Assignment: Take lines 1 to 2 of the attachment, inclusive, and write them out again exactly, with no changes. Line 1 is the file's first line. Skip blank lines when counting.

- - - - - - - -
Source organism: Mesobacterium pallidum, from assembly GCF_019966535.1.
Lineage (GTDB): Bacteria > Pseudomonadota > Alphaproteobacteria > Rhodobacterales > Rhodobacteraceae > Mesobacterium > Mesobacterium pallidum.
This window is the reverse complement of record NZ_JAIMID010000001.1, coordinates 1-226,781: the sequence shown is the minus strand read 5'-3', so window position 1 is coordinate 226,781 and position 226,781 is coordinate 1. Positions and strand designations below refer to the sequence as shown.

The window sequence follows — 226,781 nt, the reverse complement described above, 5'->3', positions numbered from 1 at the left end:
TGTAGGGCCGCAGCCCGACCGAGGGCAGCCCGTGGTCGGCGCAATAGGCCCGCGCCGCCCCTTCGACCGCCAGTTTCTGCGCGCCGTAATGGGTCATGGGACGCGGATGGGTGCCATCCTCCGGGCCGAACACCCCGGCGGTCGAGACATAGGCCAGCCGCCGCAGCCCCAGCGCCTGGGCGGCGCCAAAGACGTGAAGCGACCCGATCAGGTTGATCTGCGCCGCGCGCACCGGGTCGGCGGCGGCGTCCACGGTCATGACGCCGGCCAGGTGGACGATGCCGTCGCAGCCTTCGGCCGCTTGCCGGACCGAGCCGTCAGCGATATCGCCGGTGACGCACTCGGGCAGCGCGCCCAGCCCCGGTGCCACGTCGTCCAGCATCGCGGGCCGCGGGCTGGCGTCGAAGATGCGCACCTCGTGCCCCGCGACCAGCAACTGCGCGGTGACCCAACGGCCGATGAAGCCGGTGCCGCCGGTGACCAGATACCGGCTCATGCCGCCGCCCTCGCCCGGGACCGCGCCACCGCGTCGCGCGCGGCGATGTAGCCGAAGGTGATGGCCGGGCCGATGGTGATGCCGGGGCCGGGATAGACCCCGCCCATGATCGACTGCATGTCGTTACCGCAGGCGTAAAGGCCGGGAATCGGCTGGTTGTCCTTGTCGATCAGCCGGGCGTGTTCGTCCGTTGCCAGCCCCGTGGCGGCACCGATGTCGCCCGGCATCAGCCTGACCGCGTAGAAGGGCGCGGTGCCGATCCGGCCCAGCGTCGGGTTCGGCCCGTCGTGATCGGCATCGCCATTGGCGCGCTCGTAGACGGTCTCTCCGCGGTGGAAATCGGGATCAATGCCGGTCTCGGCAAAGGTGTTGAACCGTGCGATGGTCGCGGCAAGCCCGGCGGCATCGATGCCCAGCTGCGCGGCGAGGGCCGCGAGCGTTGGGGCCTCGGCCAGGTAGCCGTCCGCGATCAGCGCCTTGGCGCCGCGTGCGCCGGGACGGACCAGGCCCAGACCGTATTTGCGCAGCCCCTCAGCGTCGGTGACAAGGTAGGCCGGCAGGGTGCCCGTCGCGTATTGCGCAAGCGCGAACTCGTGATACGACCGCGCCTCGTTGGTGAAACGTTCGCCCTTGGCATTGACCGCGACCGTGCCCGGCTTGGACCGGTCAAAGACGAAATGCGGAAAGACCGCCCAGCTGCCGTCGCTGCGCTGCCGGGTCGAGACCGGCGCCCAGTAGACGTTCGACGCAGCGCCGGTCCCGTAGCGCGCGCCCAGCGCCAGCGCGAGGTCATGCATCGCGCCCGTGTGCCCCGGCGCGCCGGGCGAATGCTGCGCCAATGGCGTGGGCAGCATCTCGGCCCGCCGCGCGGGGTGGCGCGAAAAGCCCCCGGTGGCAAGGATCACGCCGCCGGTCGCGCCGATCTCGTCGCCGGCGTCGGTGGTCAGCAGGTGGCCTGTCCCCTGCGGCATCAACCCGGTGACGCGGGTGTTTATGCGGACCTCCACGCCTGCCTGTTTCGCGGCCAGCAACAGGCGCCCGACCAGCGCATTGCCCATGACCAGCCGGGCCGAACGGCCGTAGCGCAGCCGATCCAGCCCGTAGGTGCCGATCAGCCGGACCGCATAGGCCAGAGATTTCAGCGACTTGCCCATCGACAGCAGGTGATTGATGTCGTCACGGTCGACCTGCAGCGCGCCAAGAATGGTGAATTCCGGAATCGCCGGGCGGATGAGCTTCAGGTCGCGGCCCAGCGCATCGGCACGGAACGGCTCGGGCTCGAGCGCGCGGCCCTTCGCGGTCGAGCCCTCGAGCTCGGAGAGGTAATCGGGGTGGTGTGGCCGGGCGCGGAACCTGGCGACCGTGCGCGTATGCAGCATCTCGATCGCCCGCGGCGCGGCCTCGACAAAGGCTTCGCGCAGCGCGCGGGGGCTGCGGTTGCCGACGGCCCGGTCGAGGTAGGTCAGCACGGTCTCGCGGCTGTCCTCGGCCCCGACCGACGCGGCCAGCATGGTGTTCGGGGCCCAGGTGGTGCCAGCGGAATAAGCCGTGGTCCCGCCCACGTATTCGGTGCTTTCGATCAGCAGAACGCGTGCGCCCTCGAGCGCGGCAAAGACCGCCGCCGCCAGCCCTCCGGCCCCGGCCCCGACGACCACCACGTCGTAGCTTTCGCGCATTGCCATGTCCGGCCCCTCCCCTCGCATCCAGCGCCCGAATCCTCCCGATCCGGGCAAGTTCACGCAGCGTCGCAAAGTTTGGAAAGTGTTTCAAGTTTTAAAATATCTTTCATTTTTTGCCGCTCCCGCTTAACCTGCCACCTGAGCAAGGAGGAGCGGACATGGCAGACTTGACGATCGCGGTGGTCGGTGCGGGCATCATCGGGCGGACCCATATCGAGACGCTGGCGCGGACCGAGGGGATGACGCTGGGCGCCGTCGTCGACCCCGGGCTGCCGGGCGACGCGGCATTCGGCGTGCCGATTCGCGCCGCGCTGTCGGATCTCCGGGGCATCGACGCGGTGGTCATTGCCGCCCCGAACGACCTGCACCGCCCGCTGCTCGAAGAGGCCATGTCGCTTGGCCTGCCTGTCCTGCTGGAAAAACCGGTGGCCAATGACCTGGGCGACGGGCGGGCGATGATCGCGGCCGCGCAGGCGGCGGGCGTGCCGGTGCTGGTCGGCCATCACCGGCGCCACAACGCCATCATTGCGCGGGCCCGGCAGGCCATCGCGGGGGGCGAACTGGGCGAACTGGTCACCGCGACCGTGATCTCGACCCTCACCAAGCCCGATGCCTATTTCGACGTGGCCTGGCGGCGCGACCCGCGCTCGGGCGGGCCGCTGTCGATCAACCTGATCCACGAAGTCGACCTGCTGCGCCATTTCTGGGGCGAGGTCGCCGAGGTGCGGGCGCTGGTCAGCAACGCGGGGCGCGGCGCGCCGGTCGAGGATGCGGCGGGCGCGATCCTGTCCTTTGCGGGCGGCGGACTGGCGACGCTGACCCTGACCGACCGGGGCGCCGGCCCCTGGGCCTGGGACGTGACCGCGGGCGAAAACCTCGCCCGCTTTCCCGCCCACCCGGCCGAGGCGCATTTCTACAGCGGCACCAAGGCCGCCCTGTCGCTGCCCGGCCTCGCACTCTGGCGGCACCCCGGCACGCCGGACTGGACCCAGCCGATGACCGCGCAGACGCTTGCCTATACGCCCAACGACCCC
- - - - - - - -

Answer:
Source organism: Mesobacterium pallidum, from assembly GCF_019966535.1.
Lineage (GTDB): Bacteria > Pseudomonadota > Alphaproteobacteria > Rhodobacterales > Rhodobacteraceae > Mesobacterium > Mesobacterium pallidum.